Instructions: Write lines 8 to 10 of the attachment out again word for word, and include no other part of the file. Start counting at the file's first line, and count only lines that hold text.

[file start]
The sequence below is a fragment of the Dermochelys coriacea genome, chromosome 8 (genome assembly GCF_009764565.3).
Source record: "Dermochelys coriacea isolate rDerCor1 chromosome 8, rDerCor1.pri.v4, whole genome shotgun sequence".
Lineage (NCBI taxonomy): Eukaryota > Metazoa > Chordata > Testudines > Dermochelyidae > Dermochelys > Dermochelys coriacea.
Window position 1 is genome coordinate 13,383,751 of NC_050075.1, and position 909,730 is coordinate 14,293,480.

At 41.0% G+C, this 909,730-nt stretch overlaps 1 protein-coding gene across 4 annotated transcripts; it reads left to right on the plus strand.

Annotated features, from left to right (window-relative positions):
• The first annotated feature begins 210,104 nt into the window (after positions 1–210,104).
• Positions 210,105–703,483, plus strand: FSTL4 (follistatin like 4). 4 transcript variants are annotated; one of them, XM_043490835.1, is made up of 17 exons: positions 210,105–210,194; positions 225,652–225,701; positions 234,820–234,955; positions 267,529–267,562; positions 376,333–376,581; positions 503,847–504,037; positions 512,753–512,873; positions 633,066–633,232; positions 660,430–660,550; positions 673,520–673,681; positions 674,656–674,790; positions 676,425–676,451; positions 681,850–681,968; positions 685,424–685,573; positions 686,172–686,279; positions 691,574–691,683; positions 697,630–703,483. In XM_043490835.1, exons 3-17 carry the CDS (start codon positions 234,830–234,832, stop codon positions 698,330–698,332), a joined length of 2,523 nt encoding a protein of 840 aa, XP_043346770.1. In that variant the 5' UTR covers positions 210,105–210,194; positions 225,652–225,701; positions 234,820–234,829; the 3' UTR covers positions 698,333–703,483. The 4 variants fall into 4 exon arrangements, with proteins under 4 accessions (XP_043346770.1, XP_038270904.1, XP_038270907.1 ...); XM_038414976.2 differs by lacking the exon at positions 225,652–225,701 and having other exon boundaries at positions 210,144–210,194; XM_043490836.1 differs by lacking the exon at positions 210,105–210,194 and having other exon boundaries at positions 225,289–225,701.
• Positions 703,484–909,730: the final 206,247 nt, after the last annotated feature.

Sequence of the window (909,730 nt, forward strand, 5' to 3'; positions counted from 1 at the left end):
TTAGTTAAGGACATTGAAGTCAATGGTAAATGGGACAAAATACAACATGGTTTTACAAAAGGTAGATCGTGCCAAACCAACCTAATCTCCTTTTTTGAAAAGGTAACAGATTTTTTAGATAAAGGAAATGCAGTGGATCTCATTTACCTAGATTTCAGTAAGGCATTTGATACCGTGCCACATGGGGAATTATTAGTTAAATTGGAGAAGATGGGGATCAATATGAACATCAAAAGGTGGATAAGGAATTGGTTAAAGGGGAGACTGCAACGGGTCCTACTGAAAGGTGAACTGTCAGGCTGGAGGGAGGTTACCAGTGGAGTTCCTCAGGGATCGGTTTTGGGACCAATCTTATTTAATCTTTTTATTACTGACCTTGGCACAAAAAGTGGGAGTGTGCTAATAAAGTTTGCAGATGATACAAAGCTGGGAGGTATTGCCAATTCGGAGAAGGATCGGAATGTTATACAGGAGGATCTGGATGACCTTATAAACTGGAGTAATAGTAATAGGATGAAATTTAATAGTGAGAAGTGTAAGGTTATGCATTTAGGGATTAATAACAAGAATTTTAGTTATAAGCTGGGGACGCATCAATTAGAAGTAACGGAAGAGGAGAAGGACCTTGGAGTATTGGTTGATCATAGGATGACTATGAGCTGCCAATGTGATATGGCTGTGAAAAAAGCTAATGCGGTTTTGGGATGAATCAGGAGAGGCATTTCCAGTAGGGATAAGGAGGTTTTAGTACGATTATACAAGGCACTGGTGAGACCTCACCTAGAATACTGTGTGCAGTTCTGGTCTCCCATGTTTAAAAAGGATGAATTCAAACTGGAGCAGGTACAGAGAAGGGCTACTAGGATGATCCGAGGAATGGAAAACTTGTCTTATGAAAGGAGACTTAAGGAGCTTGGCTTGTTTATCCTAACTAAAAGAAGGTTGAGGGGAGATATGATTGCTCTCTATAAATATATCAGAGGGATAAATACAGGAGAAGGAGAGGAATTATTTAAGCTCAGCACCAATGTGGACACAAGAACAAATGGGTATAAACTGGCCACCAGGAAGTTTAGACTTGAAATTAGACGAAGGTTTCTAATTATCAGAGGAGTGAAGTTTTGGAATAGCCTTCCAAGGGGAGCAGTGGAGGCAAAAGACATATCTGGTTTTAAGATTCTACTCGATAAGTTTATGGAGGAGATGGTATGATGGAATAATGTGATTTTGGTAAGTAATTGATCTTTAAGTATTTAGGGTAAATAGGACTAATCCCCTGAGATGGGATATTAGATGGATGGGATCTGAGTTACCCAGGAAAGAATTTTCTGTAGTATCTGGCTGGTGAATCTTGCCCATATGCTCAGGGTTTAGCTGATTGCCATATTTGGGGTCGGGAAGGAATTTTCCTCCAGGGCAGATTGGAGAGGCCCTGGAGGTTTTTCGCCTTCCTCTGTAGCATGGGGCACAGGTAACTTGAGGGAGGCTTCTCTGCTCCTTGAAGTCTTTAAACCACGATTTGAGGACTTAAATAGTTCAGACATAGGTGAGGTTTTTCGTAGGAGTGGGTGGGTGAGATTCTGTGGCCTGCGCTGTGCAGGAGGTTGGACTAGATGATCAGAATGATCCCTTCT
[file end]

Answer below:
• Positions 210,105–703,483, plus strand: FSTL4 (follistatin like 4). 4 transcript variants are annotated; one of them, XM_043490835.1, is made up of 17 exons: positions 210,105–210,194; positions 225,652–225,701; positions 234,820–234,955; positions 267,529–267,562; positions 376,333–376,581; positions 503,847–504,037; positions 512,753–512,873; positions 633,066–633,232; positions 660,430–660,550; positions 673,520–673,681; positions 674,656–674,790; positions 676,425–676,451; positions 681,850–681,968; positions 685,424–685,573; positions 686,172–686,279; positions 691,574–691,683; positions 697,630–703,483. In XM_043490835.1, exons 3-17 carry the CDS (start codon positions 234,830–234,832, stop codon positions 698,330–698,332), a joined length of 2,523 nt encoding a protein of 840 aa, XP_043346770.1. In that variant the 5' UTR covers positions 210,105–210,194; positions 225,652–225,701; positions 234,820–234,829; the 3' UTR covers positions 698,333–703,483. The 4 variants fall into 4 exon arrangements, with proteins under 4 accessions (XP_043346770.1, XP_038270904.1, XP_038270907.1 ...); XM_038414976.2 differs by lacking the exon at positions 225,652–225,701 and having other exon boundaries at positions 210,144–210,194; XM_043490836.1 differs by lacking the exon at positions 210,105–210,194 and having other exon boundaries at positions 225,289–225,701.
• Positions 703,484–909,730: the final 206,247 nt, after the last annotated feature.

Sequence of the window (909,730 nt, forward strand, 5' to 3'; positions counted from 1 at the left end):